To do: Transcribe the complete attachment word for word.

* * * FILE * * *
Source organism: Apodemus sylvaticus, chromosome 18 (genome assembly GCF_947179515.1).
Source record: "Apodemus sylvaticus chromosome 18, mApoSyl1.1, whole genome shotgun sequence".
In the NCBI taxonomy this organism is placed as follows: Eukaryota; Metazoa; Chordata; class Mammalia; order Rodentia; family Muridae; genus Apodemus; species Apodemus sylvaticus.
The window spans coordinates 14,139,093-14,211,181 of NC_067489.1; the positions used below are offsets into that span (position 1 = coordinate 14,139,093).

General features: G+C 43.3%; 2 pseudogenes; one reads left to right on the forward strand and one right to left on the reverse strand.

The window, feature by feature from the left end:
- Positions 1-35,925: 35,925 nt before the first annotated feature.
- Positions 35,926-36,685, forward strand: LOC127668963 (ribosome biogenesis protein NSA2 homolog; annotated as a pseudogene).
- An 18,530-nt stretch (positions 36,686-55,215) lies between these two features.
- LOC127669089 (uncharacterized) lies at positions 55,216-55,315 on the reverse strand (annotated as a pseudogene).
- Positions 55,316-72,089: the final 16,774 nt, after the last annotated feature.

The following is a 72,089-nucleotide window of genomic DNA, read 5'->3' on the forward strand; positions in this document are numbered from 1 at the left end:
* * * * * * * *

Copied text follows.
Source organism: Apodemus sylvaticus, chromosome 18 (genome assembly GCF_947179515.1).
Source record: "Apodemus sylvaticus chromosome 18, mApoSyl1.1, whole genome shotgun sequence".
In the NCBI taxonomy this organism is placed as follows: Eukaryota; Metazoa; Chordata; class Mammalia; order Rodentia; family Muridae; genus Apodemus; species Apodemus sylvaticus.
The window spans coordinates 14,139,093-14,211,181 of NC_067489.1; the positions used below are offsets into that span (position 1 = coordinate 14,139,093).

General features: G+C 43.3%; 2 pseudogenes; one reads left to right on the forward strand and one right to left on the reverse strand.

The window, feature by feature from the left end:
- Positions 1-35,925: 35,925 nt before the first annotated feature.
- Positions 35,926-36,685, forward strand: LOC127668963 (ribosome biogenesis protein NSA2 homolog; annotated as a pseudogene).
- An 18,530-nt stretch (positions 36,686-55,215) lies between these two features.
- LOC127669089 (uncharacterized) lies at positions 55,216-55,315 on the reverse strand (annotated as a pseudogene).
- Positions 55,316-72,089: the final 16,774 nt, after the last annotated feature.

The following is a 72,089-nucleotide window of genomic DNA, read 5'->3' on the forward strand; positions in this document are numbered from 1 at the left end: